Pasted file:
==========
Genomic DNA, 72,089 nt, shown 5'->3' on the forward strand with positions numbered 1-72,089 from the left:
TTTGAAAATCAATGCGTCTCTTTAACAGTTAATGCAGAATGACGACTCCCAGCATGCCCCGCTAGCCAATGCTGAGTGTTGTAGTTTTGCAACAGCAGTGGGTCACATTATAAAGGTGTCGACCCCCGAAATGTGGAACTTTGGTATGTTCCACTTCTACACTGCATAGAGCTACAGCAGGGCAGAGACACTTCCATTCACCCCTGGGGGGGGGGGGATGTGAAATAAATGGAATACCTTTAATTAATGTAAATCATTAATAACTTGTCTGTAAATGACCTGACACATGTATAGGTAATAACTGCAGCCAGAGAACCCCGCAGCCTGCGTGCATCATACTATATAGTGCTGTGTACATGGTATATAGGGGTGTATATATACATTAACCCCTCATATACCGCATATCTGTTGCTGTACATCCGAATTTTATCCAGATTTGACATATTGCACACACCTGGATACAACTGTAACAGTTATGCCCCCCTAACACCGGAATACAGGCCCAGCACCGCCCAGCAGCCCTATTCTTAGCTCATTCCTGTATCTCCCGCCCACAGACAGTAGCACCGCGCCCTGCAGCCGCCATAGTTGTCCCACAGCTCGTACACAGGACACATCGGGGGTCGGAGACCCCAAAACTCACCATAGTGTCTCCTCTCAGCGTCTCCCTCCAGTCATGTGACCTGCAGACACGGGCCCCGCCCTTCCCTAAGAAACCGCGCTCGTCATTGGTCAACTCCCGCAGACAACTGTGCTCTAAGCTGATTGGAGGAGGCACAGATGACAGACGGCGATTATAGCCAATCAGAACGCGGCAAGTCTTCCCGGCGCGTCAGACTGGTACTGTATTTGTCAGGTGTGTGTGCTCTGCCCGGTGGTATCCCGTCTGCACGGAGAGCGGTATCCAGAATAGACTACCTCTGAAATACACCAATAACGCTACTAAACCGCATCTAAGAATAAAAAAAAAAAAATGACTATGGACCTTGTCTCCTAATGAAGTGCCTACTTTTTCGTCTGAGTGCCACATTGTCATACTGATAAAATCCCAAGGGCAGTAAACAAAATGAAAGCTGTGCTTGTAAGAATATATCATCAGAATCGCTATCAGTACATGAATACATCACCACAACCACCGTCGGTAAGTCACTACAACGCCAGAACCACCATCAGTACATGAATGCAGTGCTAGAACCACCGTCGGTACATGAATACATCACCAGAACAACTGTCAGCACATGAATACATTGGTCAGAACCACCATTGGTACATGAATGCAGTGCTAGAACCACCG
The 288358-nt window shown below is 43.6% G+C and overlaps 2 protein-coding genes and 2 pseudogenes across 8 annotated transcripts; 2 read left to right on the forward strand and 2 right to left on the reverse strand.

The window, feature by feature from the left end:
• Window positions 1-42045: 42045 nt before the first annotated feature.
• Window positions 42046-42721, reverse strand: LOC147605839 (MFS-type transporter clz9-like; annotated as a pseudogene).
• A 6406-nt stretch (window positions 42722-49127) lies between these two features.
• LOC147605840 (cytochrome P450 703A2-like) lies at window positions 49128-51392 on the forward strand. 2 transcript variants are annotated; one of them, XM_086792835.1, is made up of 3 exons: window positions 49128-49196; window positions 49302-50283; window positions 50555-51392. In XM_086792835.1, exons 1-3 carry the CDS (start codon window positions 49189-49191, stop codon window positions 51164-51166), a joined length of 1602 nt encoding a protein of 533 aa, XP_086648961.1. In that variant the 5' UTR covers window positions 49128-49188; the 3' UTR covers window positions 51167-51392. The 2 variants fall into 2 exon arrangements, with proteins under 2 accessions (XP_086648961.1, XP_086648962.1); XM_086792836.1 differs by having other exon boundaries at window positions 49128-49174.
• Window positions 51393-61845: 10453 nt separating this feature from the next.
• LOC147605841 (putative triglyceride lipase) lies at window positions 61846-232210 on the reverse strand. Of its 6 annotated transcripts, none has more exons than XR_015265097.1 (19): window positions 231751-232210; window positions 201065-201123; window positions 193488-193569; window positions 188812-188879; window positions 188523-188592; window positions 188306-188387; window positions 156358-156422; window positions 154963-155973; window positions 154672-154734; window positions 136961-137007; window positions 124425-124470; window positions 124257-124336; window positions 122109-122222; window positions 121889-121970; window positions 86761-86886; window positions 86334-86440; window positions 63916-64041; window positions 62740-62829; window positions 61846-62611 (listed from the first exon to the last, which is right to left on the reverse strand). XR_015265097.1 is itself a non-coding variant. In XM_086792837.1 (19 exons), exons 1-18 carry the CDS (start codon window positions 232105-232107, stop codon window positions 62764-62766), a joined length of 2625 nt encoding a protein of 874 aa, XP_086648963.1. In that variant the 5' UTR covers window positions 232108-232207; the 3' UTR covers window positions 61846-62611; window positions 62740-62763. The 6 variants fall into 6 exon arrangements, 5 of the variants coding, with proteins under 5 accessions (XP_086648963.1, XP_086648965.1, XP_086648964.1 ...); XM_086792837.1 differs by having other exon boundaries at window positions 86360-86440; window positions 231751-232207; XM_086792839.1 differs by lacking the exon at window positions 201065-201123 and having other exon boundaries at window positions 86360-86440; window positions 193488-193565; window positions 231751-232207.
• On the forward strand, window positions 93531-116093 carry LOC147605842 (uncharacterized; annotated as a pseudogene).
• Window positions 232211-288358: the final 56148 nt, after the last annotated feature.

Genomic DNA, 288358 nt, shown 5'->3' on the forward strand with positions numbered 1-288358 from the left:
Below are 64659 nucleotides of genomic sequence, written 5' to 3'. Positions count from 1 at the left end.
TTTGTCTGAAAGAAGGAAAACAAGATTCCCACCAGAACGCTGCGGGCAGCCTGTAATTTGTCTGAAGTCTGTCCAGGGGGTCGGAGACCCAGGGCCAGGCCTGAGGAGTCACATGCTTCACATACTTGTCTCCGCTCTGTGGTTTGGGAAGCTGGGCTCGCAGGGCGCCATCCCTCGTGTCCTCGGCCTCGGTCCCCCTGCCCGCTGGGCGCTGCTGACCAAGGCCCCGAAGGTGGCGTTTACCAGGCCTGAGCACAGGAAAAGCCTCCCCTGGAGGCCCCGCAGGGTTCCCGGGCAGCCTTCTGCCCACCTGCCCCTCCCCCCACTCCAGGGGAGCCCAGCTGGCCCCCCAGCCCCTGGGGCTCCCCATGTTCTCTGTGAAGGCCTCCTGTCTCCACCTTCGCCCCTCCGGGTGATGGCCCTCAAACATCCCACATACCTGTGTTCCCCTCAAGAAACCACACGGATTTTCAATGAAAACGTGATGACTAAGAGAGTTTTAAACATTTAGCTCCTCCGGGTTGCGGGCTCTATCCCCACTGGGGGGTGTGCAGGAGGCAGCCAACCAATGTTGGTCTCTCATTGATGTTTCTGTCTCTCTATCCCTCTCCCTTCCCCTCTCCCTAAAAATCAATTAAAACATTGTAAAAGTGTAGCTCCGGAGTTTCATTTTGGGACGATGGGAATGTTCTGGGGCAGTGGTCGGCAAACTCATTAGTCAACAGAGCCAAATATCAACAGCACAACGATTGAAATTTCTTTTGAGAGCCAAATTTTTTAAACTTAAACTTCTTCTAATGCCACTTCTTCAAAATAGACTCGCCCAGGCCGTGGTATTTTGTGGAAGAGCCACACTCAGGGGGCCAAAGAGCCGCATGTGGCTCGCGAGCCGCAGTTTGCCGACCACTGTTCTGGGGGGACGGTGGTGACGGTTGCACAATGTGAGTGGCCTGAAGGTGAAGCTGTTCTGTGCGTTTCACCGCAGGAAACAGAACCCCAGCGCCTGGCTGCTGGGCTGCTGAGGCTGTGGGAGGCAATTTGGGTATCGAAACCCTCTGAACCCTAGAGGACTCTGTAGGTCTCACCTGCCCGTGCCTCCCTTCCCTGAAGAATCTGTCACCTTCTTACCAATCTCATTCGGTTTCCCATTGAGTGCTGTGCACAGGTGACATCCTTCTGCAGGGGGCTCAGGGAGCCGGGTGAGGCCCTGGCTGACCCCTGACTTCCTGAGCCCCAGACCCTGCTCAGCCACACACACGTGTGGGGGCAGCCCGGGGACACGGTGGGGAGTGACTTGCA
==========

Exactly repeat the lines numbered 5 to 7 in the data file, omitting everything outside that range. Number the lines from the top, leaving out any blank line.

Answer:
• Window positions 1-42045: 42045 nt before the first annotated feature.
• Window positions 42046-42721, reverse strand: LOC147605839 (MFS-type transporter clz9-like; annotated as a pseudogene).
• A 6406-nt stretch (window positions 42722-49127) lies between these two features.